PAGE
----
Alternatively, in step 206, the flash performance monitoring process 145-2 automatically, according to a predetermined default set of operations, records and transmits the flash event to a performance server 150. In an example embodiment, the flash performance monitoring process 145-2 automatically defines default flash events 166-N. The default flash events 166-N are recorded during execution of the flash application 155, and automatically transmitted to a performance server 150.

FIG. 7 is a flowchart of the steps performed by the flash performance monitoring process 145-2 when it provides a tag 165-1 for a flash application 155.

In step 207, the flash performance monitoring process 145-2 provides a tag 165-1 for a flash application 155. The tag 165-1 identifies a flash event to record during execution of the flash application 155. The flash event is recorded to monitor performance of the flash application 155 to generate performance metrics 175. The flash event may be a default flash event or a custom flash event.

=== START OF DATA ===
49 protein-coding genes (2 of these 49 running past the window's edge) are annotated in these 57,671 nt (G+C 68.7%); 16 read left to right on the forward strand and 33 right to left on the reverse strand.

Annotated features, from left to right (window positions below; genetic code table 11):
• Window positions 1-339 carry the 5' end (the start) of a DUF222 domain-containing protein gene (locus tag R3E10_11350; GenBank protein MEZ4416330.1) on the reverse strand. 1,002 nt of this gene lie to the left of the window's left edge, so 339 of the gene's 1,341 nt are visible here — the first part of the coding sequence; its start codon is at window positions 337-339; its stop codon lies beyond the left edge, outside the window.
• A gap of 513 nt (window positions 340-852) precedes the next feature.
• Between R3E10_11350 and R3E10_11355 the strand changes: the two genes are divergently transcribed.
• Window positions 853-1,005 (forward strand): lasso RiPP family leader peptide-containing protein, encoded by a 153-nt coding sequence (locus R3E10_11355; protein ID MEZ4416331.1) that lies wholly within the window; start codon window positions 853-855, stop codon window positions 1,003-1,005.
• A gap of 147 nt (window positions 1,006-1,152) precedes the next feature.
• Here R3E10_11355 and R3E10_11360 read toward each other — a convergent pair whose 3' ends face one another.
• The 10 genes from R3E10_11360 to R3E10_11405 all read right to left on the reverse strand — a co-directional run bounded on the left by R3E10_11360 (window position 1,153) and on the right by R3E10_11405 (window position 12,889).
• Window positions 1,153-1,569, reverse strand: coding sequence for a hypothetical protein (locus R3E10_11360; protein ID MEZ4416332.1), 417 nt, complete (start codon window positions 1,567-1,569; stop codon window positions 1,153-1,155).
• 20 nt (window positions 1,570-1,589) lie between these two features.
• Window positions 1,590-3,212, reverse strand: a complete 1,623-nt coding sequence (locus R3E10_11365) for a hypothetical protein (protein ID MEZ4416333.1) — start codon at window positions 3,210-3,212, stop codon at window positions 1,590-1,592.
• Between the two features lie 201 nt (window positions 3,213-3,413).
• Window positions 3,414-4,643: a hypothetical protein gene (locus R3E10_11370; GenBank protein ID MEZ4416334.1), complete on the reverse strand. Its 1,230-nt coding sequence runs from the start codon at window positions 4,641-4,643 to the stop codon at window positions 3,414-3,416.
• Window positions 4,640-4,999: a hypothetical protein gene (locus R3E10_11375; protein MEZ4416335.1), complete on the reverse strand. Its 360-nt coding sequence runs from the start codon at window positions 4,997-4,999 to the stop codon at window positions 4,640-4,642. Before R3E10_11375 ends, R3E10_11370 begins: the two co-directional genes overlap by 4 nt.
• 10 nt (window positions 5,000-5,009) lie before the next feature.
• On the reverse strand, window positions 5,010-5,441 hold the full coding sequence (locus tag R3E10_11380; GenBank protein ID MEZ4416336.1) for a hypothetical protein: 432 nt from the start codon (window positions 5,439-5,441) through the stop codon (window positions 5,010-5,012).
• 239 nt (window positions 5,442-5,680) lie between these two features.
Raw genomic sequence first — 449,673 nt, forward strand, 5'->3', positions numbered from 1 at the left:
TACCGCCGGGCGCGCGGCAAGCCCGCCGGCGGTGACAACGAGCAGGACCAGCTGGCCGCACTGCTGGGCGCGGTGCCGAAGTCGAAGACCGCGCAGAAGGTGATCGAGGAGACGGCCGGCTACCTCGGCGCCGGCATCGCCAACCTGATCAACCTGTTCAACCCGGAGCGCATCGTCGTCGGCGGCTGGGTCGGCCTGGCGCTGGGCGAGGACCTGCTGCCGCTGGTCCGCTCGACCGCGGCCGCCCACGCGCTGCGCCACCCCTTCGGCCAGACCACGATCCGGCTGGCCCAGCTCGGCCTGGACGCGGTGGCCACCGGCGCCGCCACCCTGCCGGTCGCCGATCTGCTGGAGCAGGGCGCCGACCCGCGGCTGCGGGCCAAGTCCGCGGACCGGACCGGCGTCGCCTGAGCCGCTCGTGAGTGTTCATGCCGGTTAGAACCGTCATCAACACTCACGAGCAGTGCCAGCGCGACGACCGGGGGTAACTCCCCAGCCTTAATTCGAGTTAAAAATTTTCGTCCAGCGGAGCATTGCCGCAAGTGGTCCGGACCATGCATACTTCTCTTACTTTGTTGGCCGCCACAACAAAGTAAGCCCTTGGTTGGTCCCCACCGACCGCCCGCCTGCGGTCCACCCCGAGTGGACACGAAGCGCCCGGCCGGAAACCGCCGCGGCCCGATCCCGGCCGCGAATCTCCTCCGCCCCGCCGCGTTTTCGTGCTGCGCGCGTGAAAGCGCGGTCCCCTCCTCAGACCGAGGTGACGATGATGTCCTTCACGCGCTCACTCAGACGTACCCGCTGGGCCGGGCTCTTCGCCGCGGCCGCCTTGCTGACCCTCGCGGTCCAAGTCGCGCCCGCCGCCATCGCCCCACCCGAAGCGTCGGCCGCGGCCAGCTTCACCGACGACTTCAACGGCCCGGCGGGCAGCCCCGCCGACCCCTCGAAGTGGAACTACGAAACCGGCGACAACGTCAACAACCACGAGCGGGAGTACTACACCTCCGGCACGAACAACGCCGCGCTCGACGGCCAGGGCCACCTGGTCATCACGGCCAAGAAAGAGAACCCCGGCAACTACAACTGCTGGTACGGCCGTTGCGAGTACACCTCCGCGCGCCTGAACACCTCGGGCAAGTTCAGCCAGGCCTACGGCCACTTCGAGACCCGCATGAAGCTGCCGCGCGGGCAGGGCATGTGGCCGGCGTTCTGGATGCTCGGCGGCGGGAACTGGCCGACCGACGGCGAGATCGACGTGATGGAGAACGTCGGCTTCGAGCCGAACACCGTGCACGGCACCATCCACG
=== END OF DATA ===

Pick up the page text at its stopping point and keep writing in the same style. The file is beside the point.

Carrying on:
In step 208, the flash performance monitoring process 145-2 provides a capability for a user 108 to specify the flash event to record during the execution of the flash application 155. In an example embodiment, a user 108 may configure the source code of the flash application 155 to record the flash events 166-N specified by the user 108. This may also include setting the Boolean flag (as explained in step 200) to indicate that the user 108 intends to specify the flash events 166-N to record.